Appetizers
August 16, 2007
When California Wines Aren't

Last week in Napa Valley, the buyer for a prominent group of East Coast wine shops was telling me about a dilemma he recently faced. One section of his stores is devoted to California wines. In it, he's routinely been stocking pinot noirs from such recognizable California brands as Pepperwood Grove and Echelon, among others.

Not long ago, however, someone paid more than usual attention to the fine print on the labels and noted that six of these ostensibly Californian pinot noirs bore the designation "vin de pays," French for "country wine." They weren't Californian at all, but had originated in France. In no other appreciable respect did the labels differ from the labels that the wineries use for their California wines.

I hadn't noticed whether the same thing was happening around here, so I stopped into a supermarket with a fairly representative selection of California wines. I went straight to the pinor noir section and began to read labels. Much to my surprise I found six popular California brands whose pinot noir was from somewhere other than California. The pinot noirs of Redwood Creek, Rex Goliath, Echelon and Heron all were "vin de pays" wines from various regions of France. The Pepperwood Grove was from Chile. The Turning Leaf was from Germany.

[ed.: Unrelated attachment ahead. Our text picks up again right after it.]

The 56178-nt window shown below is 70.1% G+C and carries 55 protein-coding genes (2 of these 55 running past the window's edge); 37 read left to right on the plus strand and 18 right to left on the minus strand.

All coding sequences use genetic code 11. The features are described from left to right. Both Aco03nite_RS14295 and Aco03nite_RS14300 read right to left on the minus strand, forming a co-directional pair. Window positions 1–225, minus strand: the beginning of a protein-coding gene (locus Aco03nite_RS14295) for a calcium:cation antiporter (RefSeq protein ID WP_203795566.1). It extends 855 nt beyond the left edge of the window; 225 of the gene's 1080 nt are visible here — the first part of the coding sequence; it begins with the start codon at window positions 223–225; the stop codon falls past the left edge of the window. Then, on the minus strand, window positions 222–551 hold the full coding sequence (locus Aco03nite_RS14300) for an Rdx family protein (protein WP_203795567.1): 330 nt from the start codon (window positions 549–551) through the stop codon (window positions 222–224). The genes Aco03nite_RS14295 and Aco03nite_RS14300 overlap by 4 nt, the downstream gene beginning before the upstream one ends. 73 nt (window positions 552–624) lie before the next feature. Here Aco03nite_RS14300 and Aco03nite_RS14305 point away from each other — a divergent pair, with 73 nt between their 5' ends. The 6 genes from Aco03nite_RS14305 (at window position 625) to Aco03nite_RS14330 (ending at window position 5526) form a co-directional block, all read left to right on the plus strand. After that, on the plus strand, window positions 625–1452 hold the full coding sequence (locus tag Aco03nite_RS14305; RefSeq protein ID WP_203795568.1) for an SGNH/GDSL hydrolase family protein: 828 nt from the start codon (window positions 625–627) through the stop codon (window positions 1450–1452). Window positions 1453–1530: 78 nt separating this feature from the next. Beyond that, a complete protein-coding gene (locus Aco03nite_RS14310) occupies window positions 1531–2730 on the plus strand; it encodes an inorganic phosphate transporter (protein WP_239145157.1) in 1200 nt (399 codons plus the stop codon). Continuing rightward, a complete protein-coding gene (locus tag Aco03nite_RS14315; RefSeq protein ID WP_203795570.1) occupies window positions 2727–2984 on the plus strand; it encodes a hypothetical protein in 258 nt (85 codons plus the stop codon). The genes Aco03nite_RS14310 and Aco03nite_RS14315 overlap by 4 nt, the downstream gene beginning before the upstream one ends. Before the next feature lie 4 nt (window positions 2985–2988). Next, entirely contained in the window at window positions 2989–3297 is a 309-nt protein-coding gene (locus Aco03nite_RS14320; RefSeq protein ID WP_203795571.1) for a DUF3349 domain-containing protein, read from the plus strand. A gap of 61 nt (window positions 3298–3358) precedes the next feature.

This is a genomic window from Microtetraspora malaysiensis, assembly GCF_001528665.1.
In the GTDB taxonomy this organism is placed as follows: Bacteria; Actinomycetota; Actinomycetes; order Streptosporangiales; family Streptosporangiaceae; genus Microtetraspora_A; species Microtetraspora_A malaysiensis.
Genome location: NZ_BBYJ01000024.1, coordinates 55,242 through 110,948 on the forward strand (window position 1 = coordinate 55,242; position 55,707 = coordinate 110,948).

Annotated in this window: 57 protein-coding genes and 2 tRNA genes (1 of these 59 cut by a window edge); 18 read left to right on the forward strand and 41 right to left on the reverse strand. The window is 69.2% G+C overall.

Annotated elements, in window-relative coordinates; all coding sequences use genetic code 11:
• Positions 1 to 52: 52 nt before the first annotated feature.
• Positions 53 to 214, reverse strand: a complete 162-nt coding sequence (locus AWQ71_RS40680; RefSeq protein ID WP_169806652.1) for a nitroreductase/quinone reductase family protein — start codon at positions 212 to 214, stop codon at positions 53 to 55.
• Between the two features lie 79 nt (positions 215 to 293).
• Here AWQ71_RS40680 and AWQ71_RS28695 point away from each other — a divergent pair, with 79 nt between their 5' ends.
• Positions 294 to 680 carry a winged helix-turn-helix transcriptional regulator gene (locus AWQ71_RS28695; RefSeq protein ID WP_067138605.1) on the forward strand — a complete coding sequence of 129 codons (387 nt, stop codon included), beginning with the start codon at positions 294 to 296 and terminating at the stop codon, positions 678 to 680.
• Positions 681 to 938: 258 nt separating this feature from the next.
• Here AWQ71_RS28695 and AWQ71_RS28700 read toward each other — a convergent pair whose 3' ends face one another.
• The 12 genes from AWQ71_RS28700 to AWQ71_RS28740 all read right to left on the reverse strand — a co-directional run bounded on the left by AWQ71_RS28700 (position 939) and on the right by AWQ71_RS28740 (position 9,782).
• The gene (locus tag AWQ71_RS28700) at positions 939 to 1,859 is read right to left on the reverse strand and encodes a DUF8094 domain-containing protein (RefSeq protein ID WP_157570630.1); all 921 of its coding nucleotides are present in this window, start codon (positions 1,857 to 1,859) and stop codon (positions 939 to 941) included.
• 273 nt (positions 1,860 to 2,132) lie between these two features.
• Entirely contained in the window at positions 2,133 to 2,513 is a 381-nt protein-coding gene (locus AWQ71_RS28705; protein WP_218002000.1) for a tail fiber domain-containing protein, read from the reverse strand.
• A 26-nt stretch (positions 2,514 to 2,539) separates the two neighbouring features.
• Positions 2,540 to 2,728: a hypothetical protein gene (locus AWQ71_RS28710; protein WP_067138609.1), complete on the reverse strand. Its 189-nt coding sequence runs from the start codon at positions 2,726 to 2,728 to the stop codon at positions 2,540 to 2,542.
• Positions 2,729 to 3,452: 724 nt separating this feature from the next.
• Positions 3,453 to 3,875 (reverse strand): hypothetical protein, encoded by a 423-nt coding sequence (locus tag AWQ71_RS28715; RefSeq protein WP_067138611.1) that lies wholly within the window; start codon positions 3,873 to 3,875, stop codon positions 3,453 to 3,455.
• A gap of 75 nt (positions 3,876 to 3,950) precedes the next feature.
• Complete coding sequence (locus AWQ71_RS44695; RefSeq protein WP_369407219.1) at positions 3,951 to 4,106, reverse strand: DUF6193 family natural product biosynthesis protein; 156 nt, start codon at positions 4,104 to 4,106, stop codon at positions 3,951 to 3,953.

Sleight of hand? Some could see it that way. In each instance, however, the source of the wine was somewhere on the bottle. What this turn in labeling seems to say is that California wineries simply can't keep pace with the popularity of pinot noir, so they have to look elsewhere for juice.

I haven't tasted any of the imports, so I have no idea what kind of quality they offer. Except for the Heron, which retails for $13, the wines are cheap, ranging from $5.50 to $9.

Back East, the wine buyer solved the riddle by moving the "California" pinot noirs from France into the French section of his stores. The lesson here is for consumers to take advantage of all the detailed information that is on wine labels, and not assume that because the label looks like a traditional California brand that the wine in the bottle is Californian.

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